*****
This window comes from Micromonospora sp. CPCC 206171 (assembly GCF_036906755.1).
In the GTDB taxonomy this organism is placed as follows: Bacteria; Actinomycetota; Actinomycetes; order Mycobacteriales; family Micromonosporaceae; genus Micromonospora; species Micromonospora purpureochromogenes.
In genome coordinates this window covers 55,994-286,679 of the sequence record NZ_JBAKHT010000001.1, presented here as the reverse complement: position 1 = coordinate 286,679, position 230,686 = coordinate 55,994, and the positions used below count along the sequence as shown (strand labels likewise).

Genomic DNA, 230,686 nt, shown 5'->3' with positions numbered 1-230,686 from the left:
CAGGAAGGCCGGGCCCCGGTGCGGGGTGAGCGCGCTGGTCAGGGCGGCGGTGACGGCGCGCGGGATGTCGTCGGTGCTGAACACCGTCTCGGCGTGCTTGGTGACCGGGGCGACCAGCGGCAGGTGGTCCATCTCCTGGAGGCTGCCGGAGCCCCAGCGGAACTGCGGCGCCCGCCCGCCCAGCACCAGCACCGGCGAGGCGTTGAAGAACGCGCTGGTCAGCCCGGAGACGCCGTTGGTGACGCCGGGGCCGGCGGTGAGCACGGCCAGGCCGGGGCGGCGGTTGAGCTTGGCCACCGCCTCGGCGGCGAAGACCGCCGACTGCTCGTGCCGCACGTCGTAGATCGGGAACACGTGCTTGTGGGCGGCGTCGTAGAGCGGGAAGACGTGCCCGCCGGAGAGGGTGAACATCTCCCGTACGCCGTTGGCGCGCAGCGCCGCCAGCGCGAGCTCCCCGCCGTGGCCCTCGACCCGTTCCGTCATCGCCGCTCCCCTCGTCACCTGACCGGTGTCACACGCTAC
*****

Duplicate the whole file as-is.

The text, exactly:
This window comes from Micromonospora sp. CPCC 206171 (assembly GCF_036906755.1).
In the GTDB taxonomy this organism is placed as follows: Bacteria; Actinomycetota; Actinomycetes; order Mycobacteriales; family Micromonosporaceae; genus Micromonospora; species Micromonospora purpureochromogenes.
In genome coordinates this window covers 55,994-286,679 of the sequence record NZ_JBAKHT010000001.1, presented here as the reverse complement: position 1 = coordinate 286,679, position 230,686 = coordinate 55,994, and the positions used below count along the sequence as shown (strand labels likewise).

Genomic DNA, 230,686 nt, shown 5'->3' with positions numbered 1-230,686 from the left:
CAGGAAGGCCGGGCCCCGGTGCGGGGTGAGCGCGCTGGTCAGGGCGGCGGTGACGGCGCGCGGGATGTCGTCGGTGCTGAACACCGTCTCGGCGTGCTTGGTGACCGGGGCGACCAGCGGCAGGTGGTCCATCTCCTGGAGGCTGCCGGAGCCCCAGCGGAACTGCGGCGCCCGCCCGCCCAGCACCAGCACCGGCGAGGCGTTGAAGAACGCGCTGGTCAGCCCGGAGACGCCGTTGGTGACGCCGGGGCCGGCGGTGAGCACGGCCAGGCCGGGGCGGCGGTTGAGCTTGGCCACCGCCTCGGCGGCGAAGACCGCCGACTGCTCGTGCCGCACGTCGTAGATCGGGAACACGTGCTTGTGGGCGGCGTCGTAGAGCGGGAAGACGTGCCCGCCGGAGAGGGTGAACATCTCCCGTACGCCGTTGGCGCGCAGCGCCGCCAGCGCGAGCTCCCCGCCGTGGCCCTCGACCCGTTCCGTCATCGCCGCTCCCCTCGTCACCTGACCGGTGTCACACGCTAC